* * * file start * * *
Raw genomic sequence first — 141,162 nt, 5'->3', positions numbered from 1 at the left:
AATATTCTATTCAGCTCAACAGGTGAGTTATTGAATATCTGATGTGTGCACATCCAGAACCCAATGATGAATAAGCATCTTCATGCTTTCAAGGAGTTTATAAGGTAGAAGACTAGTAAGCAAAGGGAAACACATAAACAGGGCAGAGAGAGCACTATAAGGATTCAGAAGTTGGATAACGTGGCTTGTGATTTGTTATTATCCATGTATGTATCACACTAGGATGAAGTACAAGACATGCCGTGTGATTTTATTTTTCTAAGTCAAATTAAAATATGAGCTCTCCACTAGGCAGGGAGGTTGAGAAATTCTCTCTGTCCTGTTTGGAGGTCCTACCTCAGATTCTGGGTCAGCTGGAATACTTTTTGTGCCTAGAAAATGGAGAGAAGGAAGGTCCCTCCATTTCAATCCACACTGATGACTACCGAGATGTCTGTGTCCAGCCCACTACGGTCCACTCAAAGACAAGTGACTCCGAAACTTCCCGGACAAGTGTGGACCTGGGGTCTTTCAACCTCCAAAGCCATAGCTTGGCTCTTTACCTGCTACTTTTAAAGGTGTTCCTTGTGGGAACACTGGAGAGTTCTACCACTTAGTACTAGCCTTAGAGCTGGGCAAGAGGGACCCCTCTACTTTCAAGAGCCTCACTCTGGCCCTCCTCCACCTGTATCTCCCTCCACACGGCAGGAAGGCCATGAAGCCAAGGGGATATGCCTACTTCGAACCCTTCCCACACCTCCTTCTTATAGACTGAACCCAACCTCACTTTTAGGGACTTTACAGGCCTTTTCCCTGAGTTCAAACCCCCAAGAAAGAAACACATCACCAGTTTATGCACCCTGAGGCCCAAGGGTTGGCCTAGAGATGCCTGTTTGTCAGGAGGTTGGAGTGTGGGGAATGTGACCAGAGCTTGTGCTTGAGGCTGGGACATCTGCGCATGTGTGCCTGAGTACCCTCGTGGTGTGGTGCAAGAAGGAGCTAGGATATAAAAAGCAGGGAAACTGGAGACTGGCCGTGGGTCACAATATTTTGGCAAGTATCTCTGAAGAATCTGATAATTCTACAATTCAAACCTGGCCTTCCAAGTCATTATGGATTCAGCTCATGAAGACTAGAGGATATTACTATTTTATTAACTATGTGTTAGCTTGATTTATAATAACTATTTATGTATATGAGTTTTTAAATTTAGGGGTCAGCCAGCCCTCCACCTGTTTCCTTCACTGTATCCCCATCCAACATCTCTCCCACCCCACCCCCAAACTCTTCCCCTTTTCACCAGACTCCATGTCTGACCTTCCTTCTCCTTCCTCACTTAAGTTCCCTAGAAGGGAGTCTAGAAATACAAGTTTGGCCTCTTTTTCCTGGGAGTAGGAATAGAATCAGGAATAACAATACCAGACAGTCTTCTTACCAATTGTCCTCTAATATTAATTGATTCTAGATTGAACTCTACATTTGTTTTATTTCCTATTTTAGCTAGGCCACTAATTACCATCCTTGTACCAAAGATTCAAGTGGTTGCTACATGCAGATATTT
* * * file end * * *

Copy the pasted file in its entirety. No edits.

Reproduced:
Raw genomic sequence first — 141,162 nt, 5'->3', positions numbered from 1 at the left:
AATATTCTATTCAGCTCAACAGGTGAGTTATTGAATATCTGATGTGTGCACATCCAGAACCCAATGATGAATAAGCATCTTCATGCTTTCAAGGAGTTTATAAGGTAGAAGACTAGTAAGCAAAGGGAAACACATAAACAGGGCAGAGAGAGCACTATAAGGATTCAGAAGTTGGATAACGTGGCTTGTGATTTGTTATTATCCATGTATGTATCACACTAGGATGAAGTACAAGACATGCCGTGTGATTTTATTTTTCTAAGTCAAATTAAAATATGAGCTCTCCACTAGGCAGGGAGGTTGAGAAATTCTCTCTGTCCTGTTTGGAGGTCCTACCTCAGATTCTGGGTCAGCTGGAATACTTTTTGTGCCTAGAAAATGGAGAGAAGGAAGGTCCCTCCATTTCAATCCACACTGATGACTACCGAGATGTCTGTGTCCAGCCCACTACGGTCCACTCAAAGACAAGTGACTCCGAAACTTCCCGGACAAGTGTGGACCTGGGGTCTTTCAACCTCCAAAGCCATAGCTTGGCTCTTTACCTGCTACTTTTAAAGGTGTTCCTTGTGGGAACACTGGAGAGTTCTACCACTTAGTACTAGCCTTAGAGCTGGGCAAGAGGGACCCCTCTACTTTCAAGAGCCTCACTCTGGCCCTCCTCCACCTGTATCTCCCTCCACACGGCAGGAAGGCCATGAAGCCAAGGGGATATGCCTACTTCGAACCCTTCCCACACCTCCTTCTTATAGACTGAACCCAACCTCACTTTTAGGGACTTTACAGGCCTTTTCCCTGAGTTCAAACCCCCAAGAAAGAAACACATCACCAGTTTATGCACCCTGAGGCCCAAGGGTTGGCCTAGAGATGCCTGTTTGTCAGGAGGTTGGAGTGTGGGGAATGTGACCAGAGCTTGTGCTTGAGGCTGGGACATCTGCGCATGTGTGCCTGAGTACCCTCGTGGTGTGGTGCAAGAAGGAGCTAGGATATAAAAAGCAGGGAAACTGGAGACTGGCCGTGGGTCACAATATTTTGGCAAGTATCTCTGAAGAATCTGATAATTCTACAATTCAAACCTGGCCTTCCAAGTCATTATGGATTCAGCTCATGAAGACTAGAGGATATTACTATTTTATTAACTATGTGTTAGCTTGATTTATAATAACTATTTATGTATATGAGTTTTTAAATTTAGGGGTCAGCCAGCCCTCCACCTGTTTCCTTCACTGTATCCCCATCCAACATCTCTCCCACCCCACCCCCAAACTCTTCCCCTTTTCACCAGACTCCATGTCTGACCTTCCTTCTCCTTCCTCACTTAAGTTCCCTAGAAGGGAGTCTAGAAATACAAGTTTGGCCTCTTTTTCCTGGGAGTAGGAATAGAATCAGGAATAACAATACCAGACAGTCTTCTTACCAATTGTCCTCTAATATTAATTGATTCTAGATTGAACTCTACATTTGTTTTATTTCCTATTTTAGCTAGGCCACTAATTACCATCCTTGTACCAAAGATTCAAGTGGTTGCTACATGCAGATATTT